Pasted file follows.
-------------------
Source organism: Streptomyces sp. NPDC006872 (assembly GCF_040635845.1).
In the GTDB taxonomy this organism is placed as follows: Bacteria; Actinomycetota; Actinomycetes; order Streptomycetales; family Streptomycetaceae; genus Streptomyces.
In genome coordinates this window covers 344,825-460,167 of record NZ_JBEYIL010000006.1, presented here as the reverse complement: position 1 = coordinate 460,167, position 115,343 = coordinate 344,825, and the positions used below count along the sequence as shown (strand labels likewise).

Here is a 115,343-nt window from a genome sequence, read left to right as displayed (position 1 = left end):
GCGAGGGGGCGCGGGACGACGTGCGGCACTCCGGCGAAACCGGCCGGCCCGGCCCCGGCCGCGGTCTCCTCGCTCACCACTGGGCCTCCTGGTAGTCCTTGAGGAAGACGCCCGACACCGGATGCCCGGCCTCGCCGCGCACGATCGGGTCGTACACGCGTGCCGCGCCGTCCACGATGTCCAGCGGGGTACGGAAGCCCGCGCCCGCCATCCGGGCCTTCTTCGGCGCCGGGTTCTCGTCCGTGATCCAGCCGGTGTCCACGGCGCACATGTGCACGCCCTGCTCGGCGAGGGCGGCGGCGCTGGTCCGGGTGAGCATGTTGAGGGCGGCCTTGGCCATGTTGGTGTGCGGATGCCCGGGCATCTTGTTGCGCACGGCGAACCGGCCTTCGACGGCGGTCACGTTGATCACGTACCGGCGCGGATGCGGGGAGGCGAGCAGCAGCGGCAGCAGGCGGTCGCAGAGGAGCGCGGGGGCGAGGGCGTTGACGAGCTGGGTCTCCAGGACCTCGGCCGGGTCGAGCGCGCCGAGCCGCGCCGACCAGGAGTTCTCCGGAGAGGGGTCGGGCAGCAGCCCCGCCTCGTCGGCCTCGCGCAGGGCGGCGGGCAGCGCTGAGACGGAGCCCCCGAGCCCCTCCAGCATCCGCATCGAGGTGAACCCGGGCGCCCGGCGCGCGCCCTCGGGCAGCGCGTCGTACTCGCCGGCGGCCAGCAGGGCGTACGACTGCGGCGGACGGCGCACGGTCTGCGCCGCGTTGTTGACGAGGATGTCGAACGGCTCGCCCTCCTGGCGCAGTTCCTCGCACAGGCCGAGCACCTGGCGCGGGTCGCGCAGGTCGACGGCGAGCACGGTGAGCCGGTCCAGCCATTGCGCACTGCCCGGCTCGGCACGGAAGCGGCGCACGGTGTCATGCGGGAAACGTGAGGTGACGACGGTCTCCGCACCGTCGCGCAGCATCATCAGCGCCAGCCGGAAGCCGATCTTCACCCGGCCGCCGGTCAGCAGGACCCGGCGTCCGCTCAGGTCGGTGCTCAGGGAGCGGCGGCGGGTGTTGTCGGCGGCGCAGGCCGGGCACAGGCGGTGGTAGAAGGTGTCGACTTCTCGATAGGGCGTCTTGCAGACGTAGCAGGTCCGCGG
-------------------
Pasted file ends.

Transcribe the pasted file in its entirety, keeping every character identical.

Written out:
Source organism: Streptomyces sp. NPDC006872 (assembly GCF_040635845.1).
In the GTDB taxonomy this organism is placed as follows: Bacteria; Actinomycetota; Actinomycetes; order Streptomycetales; family Streptomycetaceae; genus Streptomyces.
In genome coordinates this window covers 344,825-460,167 of record NZ_JBEYIL010000006.1, presented here as the reverse complement: position 1 = coordinate 460,167, position 115,343 = coordinate 344,825, and the positions used below count along the sequence as shown (strand labels likewise).

Here is a 115,343-nt window from a genome sequence, read left to right as displayed (position 1 = left end):
GCGAGGGGGCGCGGGACGACGTGCGGCACTCCGGCGAAACCGGCCGGCCCGGCCCCGGCCGCGGTCTCCTCGCTCACCACTGGGCCTCCTGGTAGTCCTTGAGGAAGACGCCCGACACCGGATGCCCGGCCTCGCCGCGCACGATCGGGTCGTACACGCGTGCCGCGCCGTCCACGATGTCCAGCGGGGTACGGAAGCCCGCGCCCGCCATCCGGGCCTTCTTCGGCGCCGGGTTCTCGTCCGTGATCCAGCCGGTGTCCACGGCGCACATGTGCACGCCCTGCTCGGCGAGGGCGGCGGCGCTGGTCCGGGTGAGCATGTTGAGGGCGGCCTTGGCCATGTTGGTGTGCGGATGCCCGGGCATCTTGTTGCGCACGGCGAACCGGCCTTCGACGGCGGTCACGTTGATCACGTACCGGCGCGGATGCGGGGAGGCGAGCAGCAGCGGCAGCAGGCGGTCGCAGAGGAGCGCGGGGGCGAGGGCGTTGACGAGCTGGGTCTCCAGGACCTCGGCCGGGTCGAGCGCGCCGAGCCGCGCCGACCAGGAGTTCTCCGGAGAGGGGTCGGGCAGCAGCCCCGCCTCGTCGGCCTCGCGCAGGGCGGCGGGCAGCGCTGAGACGGAGCCCCCGAGCCCCTCCAGCATCCGCATCGAGGTGAACCCGGGCGCCCGGCGCGCGCCCTCGGGCAGCGCGTCGTACTCGCCGGCGGCCAGCAGGGCGTACGACTGCGGCGGACGGCGCACGGTCTGCGCCGCGTTGTTGACGAGGATGTCGAACGGCTCGCCCTCCTGGCGCAGTTCCTCGCACAGGCCGAGCACCTGGCGCGGGTCGCGCAGGTCGACGGCGAGCACGGTGAGCCGGTCCAGCCATTGCGCACTGCCCGGCTCGGCACGGAAGCGGCGCACGGTGTCATGCGGGAAACGTGAGGTGACGACGGTCTCCGCACCGTCGCGCAGCATCATCAGCGCCAGCCGGAAGCCGATCTTCACCCGGCCGCCGGTCAGCAGGACCCGGCGTCCGCTCAGGTCGGTGCTCAGGGAGCGGCGGCGGGTGTTGTCGGCGGCGCAGGCCGGGCACAGGCGGTGGTAGAAGGTGTCGACTTCTCGATAGGGCGTCTTGCAGACGTAGCAGGTCCGCGG